Her most powerful chapter is entitled "Why Do WASP Societies Wither?" What is this death wish that we have? Why do we WASPs flagellate ourselves for supposedly unpardonable sins in our past, such as colonialism and slavery? It is absurd. All of these things are five generations or more in the past; United States was never much of a colonial power. Though my ancestors were in the United States at the time of slavery, they were Northerners. Methodists and Presbyterian abolitionists. Rather than having anything to be ashamed of, I should be proud that they led the battle to do away with slavery. The irony is that the United States was far from the only country to practice slavery, but together with England, and at considerable expense, it was at the forefront of eliminating it. As Mercer points out, South Africa pours scorn on the United States for our history of slavery, absolutely ignoring the much longer, continuing history of slavery in the Muslim world. Instead, they embrace the tyrants of the Muslim world as their comrades in arms against the evil white man. Mercer calls it a combination of envy and opportunism. The Africans envy our material wealth, and they have learned that they can shake us down pretty successfully.
The question of why we WASPs are such pigeons, such dupes to this sort of manipulation is interesting. Why are we committing cultural suicide? We hate ourselves, We feel guilty about our past, we feel guilty about bringing children into our world, we feel guilty about taking any pride in, or even teaching our history. Mercer says that this is a particularly WASP problem. Jews do not have a proclivity to such self-loathing. They have thick skins; they have been picked on and called names for generations. Mercer attributed to our pietism, the teachings of our religion. I'm not sure that she has a full answer to the question, but it is certainly one worthy of investigation. On this topic, one thing I enjoy about Ukraine is that it has no sense of national guilt. In recent centuries it has been the victim of aggression by Russia, Poland, Lithuania, Germany, Austria, and Turkey. Among others. It is unapologetic about what happened to Jews here; after all, it was a Soviet Jew who directed the Holodomor in which three million Ukrainians, my wife's ancestors among them, died. Today all Ukraine wants is to be left alone to enjoy its new sovereignty. The people are happy being who they are - a wonderful change from the University of Maryland campus where I was six years ago, where the message I got from all quarters was that as a white male I should be embarrassed even to breathe.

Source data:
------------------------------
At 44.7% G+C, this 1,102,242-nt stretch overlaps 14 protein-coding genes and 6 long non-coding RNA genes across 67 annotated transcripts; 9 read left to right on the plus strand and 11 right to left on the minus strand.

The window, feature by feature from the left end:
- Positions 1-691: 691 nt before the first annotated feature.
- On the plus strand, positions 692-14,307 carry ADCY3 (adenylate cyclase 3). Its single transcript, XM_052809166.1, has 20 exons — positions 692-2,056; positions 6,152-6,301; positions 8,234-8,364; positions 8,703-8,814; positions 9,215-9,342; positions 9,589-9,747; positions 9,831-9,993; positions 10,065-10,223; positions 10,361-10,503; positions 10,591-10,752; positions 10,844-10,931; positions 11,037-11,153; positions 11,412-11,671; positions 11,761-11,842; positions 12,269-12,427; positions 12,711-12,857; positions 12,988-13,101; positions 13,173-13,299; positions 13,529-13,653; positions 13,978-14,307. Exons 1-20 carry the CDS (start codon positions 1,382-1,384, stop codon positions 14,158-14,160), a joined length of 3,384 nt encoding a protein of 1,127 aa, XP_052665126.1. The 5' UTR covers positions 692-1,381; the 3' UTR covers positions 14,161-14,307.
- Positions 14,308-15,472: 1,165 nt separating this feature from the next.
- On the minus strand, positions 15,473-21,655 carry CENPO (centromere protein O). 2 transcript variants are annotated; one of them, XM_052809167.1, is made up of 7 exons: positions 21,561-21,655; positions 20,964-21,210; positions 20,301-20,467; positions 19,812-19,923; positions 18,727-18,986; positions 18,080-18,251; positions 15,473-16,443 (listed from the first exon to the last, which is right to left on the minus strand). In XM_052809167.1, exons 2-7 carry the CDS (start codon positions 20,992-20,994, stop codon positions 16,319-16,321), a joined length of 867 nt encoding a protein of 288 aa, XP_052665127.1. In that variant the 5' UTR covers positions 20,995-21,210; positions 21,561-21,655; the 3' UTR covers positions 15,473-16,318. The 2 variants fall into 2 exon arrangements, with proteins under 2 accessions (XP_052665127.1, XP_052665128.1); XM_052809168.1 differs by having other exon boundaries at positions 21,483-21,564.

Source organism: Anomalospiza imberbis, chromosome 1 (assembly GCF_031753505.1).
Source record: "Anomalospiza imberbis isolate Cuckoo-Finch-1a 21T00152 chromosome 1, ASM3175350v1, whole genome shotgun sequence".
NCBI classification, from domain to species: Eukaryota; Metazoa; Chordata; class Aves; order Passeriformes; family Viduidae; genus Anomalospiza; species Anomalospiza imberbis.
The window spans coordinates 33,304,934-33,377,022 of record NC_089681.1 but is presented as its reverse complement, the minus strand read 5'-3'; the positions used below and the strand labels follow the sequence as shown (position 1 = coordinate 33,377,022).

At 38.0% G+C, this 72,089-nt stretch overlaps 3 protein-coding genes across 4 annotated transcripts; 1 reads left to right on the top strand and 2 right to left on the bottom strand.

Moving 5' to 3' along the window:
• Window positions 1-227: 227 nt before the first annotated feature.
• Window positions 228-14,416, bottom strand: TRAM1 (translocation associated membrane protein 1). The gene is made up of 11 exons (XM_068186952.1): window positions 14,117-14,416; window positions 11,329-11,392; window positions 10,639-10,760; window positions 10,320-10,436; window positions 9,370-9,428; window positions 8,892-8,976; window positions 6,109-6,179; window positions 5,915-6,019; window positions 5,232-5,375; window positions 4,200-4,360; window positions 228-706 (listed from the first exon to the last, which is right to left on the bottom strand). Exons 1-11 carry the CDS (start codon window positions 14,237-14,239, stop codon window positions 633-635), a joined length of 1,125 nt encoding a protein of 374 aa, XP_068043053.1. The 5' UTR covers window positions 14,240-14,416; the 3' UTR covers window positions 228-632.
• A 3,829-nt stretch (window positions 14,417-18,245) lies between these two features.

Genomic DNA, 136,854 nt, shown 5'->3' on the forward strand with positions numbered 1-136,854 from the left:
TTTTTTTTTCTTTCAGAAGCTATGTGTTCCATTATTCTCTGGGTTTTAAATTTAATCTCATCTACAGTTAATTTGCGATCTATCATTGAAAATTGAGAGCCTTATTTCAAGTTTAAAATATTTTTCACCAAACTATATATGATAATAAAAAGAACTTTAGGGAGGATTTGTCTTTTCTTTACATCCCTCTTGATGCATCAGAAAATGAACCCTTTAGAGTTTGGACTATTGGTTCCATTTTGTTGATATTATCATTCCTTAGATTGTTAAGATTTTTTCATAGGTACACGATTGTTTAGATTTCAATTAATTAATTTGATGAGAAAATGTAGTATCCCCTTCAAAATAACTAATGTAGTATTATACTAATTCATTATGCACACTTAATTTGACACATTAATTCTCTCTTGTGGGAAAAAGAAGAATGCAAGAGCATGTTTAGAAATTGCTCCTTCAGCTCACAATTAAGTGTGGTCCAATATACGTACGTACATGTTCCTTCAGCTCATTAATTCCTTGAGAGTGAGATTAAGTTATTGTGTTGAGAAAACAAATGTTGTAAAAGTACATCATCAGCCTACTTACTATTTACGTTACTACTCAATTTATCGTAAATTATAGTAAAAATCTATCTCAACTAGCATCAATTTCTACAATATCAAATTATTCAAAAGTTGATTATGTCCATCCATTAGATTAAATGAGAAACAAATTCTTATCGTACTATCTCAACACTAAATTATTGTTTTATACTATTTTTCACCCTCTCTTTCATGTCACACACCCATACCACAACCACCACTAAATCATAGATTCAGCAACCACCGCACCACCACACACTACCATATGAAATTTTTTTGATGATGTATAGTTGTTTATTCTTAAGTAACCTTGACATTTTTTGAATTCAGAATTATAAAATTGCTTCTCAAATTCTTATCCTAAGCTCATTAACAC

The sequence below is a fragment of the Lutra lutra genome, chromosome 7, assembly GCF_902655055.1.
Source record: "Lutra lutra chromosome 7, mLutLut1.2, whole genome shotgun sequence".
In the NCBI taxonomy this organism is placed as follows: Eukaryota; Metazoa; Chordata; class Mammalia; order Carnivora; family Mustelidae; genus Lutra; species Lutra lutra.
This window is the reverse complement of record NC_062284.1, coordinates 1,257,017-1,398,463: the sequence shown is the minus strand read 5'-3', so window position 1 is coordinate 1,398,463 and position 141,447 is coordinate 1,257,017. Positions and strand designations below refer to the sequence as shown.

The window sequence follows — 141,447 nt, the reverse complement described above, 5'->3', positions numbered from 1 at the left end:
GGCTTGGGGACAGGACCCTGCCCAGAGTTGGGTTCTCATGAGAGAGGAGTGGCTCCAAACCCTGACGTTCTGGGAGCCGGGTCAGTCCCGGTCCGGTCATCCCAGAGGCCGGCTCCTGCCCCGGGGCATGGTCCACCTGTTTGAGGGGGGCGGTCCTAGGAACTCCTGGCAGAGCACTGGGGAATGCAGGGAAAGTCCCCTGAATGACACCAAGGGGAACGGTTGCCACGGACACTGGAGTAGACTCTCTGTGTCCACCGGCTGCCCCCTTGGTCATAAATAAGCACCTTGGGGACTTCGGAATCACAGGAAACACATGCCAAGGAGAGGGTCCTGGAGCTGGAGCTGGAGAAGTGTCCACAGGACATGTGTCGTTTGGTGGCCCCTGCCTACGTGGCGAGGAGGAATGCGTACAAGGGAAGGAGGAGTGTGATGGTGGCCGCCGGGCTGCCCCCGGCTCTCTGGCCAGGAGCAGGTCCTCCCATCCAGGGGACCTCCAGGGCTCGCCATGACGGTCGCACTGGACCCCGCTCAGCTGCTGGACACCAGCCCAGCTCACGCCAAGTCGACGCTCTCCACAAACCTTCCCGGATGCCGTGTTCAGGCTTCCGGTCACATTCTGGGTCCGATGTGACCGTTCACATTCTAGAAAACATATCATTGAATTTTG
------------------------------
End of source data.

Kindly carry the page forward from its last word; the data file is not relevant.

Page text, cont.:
Born in South Africa, Mercer immigrated with her rabbi father to Israel in 1965 when his advocacy for democracy in South Africa made him an outcast. She returned in the 80s to study, marry, and start a family, after which she immigrated to the United States via Canada. She writes with personal authority, and on the strength of having read very widely in many fields and languages. Her "Cannibal's Pot" title - taken from Ayn Rand - is a bit provocative. Don't let it deceive you into thinking she is a doctrinaire anything. She is her own person, and has a tremendous story to tell. I'm glad to share a bit of it here.
Editor's note: This review has been published with the permission of Graham H. Seibert. Like what you read? Subscribe to the SFRB's free daily email notice so you can be up-to-date on our latest articles. Scroll up this page to the sign-up field on your right.